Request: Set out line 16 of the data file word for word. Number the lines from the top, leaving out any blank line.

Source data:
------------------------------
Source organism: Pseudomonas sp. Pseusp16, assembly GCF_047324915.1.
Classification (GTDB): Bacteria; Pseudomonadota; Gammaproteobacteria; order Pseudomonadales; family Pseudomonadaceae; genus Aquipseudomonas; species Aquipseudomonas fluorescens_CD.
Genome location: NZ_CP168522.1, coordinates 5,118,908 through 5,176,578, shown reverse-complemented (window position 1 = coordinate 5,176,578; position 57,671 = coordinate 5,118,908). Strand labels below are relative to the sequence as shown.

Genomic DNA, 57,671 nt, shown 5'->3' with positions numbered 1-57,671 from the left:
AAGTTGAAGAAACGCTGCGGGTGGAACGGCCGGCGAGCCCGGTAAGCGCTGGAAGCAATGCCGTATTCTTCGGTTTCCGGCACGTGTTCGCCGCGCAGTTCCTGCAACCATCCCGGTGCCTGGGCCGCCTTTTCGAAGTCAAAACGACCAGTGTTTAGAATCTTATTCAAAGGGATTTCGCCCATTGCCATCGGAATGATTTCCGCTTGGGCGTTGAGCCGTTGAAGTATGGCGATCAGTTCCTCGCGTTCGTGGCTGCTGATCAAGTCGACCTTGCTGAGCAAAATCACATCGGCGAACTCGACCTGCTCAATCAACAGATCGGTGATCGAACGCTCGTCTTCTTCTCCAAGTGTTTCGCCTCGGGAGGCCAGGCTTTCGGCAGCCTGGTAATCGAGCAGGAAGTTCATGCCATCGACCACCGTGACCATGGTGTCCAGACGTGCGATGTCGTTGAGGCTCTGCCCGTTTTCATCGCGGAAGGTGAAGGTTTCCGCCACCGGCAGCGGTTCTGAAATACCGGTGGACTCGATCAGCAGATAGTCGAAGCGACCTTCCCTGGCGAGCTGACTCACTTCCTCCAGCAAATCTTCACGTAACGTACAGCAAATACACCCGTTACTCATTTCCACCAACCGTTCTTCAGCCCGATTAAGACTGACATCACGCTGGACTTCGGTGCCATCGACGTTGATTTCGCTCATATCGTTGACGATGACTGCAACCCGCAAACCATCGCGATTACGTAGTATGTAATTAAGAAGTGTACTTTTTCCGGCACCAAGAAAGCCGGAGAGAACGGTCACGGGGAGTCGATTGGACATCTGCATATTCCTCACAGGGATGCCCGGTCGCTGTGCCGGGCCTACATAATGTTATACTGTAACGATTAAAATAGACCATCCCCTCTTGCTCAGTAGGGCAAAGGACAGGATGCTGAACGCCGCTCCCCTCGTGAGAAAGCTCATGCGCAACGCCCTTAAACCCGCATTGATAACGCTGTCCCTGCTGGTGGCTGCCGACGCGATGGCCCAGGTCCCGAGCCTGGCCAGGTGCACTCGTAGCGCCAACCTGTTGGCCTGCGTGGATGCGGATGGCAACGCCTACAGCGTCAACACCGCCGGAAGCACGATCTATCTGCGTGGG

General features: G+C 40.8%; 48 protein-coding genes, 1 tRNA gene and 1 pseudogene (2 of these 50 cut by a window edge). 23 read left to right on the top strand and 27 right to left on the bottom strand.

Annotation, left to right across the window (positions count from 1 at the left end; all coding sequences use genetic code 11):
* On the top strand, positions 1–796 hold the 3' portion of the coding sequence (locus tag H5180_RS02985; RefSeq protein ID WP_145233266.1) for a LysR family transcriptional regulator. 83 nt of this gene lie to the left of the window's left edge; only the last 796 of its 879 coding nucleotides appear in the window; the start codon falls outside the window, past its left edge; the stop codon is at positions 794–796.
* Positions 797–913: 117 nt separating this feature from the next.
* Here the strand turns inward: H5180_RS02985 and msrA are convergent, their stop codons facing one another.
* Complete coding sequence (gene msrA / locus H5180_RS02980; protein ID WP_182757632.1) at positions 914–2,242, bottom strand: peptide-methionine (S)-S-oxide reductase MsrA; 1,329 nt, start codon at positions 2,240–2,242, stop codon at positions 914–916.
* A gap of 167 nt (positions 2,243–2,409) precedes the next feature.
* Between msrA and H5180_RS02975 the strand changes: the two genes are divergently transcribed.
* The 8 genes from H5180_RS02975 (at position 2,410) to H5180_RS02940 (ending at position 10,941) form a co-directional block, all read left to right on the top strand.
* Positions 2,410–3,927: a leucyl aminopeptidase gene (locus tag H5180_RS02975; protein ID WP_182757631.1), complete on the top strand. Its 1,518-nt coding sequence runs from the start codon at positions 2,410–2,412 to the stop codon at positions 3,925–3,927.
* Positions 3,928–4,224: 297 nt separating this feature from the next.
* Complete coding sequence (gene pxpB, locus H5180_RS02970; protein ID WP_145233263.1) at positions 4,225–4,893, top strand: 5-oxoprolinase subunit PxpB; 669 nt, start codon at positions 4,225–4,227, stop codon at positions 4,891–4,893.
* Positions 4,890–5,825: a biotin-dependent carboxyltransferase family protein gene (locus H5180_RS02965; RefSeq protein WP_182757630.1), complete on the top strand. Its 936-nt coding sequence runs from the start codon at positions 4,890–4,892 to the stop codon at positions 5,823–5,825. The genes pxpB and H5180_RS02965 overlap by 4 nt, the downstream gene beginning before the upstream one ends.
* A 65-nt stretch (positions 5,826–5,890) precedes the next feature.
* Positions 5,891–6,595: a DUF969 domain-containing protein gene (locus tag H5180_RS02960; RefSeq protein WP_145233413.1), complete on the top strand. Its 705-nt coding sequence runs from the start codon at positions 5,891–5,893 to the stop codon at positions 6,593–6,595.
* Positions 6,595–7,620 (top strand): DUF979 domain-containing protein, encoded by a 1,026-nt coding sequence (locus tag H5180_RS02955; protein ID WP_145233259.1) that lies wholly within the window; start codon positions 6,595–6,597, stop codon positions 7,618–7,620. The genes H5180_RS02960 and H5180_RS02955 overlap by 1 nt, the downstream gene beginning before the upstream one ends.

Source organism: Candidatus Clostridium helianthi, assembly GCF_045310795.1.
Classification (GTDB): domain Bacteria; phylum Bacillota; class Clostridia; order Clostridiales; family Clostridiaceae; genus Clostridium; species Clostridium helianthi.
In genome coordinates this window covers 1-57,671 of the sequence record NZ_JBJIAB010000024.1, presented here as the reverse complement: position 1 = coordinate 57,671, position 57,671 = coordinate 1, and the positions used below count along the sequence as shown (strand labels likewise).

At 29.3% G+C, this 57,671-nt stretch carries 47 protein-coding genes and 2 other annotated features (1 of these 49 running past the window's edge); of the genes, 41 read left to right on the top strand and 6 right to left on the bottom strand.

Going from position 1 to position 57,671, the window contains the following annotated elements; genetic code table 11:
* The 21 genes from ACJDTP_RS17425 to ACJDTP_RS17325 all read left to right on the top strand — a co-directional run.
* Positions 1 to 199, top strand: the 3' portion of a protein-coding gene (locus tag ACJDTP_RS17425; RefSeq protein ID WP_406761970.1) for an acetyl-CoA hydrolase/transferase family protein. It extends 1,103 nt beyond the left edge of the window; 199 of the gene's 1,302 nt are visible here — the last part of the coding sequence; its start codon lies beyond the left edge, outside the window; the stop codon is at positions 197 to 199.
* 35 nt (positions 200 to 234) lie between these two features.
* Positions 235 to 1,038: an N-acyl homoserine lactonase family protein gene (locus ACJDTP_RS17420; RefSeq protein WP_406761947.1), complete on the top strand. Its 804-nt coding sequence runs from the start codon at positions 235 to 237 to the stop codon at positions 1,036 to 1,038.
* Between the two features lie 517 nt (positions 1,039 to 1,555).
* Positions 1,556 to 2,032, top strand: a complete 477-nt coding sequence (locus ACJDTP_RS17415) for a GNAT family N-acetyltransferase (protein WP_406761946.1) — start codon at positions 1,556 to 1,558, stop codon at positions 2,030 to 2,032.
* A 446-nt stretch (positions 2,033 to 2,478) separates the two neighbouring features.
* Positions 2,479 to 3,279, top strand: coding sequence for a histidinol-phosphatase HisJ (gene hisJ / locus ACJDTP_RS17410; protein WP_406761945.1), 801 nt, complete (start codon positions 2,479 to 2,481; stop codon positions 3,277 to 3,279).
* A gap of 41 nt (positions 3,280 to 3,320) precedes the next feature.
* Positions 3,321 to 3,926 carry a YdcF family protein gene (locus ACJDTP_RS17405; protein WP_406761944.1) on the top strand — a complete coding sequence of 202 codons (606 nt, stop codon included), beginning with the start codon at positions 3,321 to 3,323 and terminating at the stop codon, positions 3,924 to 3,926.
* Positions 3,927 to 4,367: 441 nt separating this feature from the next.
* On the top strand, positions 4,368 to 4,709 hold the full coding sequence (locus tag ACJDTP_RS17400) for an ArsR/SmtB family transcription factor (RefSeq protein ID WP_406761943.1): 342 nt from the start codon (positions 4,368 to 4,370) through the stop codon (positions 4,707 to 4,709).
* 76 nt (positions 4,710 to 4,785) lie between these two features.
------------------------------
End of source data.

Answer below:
* Positions 3,928–4,224: 297 nt separating this feature from the next.